Kant’s Palace and Aristotle’s Camera – Part 5

To recap: my suggestion was that a camera might be “beautiful” because it is ingeniously designed, flawlessly functioning, everything in it performing some task and nothing superfluous. And though it is one thing to say something and quite another to understand what you are saying, it was a high-point in my philosophical life: an internationally renowned Aristotle professor seemed to like my example.

But she was also mercilessly sharp when it came to discussing what I had in mind. First, I should have expanded on the idea that something well-functioning is “beautiful.” Aristotelians seem to like the idea that something is excellent in performing its job really well. And, in a way that I find very appealing, they don’t seem to care for a distinction between moral and aesthetic excellence: excellence, it seems, is just excellence at whatever it is something is really good at. I find that most refreshing.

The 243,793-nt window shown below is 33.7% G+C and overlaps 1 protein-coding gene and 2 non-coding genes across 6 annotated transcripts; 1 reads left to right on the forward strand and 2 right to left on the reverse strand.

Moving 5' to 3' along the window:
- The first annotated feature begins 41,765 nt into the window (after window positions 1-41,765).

And then there was the implication that apparently caused some concern: was I alluding to some kind of design theory of the beautiful – the beautiful as the well-created? Careful, young man, the eyes of the professor seemed to say, and no sooner than I opened my mouth I realized: I’m about to paint myself into a corner here… Quick retreat: the idea about excellent activities is where I should have gone, if only I had read some more Aristotle before venturing to speak in the seminar… To be continued.